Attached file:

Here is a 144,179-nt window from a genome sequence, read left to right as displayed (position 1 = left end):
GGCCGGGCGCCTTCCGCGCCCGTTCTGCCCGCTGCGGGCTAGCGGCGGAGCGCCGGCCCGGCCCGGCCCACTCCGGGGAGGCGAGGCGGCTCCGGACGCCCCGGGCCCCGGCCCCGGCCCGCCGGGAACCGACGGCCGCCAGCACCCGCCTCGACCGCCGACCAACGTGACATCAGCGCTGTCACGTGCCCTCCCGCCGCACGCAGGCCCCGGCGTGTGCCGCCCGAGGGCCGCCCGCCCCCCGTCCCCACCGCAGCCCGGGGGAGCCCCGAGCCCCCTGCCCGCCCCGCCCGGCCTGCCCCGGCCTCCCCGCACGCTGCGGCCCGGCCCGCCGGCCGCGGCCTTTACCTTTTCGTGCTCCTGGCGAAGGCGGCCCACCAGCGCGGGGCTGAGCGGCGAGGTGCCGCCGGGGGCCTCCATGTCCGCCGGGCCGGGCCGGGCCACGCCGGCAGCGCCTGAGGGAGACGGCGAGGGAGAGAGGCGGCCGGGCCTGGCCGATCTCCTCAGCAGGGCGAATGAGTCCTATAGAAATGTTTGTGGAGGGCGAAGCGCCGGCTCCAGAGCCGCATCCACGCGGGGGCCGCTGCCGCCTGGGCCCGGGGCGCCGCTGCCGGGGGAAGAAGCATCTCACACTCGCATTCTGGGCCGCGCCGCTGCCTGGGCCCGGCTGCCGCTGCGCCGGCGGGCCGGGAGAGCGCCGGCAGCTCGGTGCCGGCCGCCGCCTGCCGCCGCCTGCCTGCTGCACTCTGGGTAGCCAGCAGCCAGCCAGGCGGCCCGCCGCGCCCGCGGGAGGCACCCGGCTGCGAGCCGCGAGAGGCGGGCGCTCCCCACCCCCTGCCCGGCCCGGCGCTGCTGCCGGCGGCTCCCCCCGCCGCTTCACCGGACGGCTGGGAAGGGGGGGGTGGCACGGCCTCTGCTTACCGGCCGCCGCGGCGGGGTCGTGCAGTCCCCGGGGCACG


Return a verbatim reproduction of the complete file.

Here is a 144,179-nt window from a genome sequence, read left to right as displayed (position 1 = left end):
GGCCGGGCGCCTTCCGCGCCCGTTCTGCCCGCTGCGGGCTAGCGGCGGAGCGCCGGCCCGGCCCGGCCCACTCCGGGGAGGCGAGGCGGCTCCGGACGCCCCGGGCCCCGGCCCCGGCCCGCCGGGAACCGACGGCCGCCAGCACCCGCCTCGACCGCCGACCAACGTGACATCAGCGCTGTCACGTGCCCTCCCGCCGCACGCAGGCCCCGGCGTGTGCCGCCCGAGGGCCGCCCGCCCCCCGTCCCCACCGCAGCCCGGGGGAGCCCCGAGCCCCCTGCCCGCCCCGCCCGGCCTGCCCCGGCCTCCCCGCACGCTGCGGCCCGGCCCGCCGGCCGCGGCCTTTACCTTTTCGTGCTCCTGGCGAAGGCGGCCCACCAGCGCGGGGCTGAGCGGCGAGGTGCCGCCGGGGGCCTCCATGTCCGCCGGGCCGGGCCGGGCCACGCCGGCAGCGCCTGAGGGAGACGGCGAGGGAGAGAGGCGGCCGGGCCTGGCCGATCTCCTCAGCAGGGCGAATGAGTCCTATAGAAATGTTTGTGGAGGGCGAAGCGCCGGCTCCAGAGCCGCATCCACGCGGGGGCCGCTGCCGCCTGGGCCCGGGGCGCCGCTGCCGGGGGAAGAAGCATCTCACACTCGCATTCTGGGCCGCGCCGCTGCCTGGGCCCGGCTGCCGCTGCGCCGGCGGGCCGGGAGAGCGCCGGCAGCTCGGTGCCGGCCGCCGCCTGCCGCCGCCTGCCTGCTGCACTCTGGGTAGCCAGCAGCCAGCCAGGCGGCCCGCCGCGCCCGCGGGAGGCACCCGGCTGCGAGCCGCGAGAGGCGGGCGCTCCCCACCCCCTGCCCGGCCCGGCGCTGCTGCCGGCGGCTCCCCCCGCCGCTTCACCGGACGGCTGGGAAGGGGGGGGTGGCACGGCCTCTGCTTACCGGCCGCCGCGGCGGGGTCGTGCAGTCCCCGGGGCACG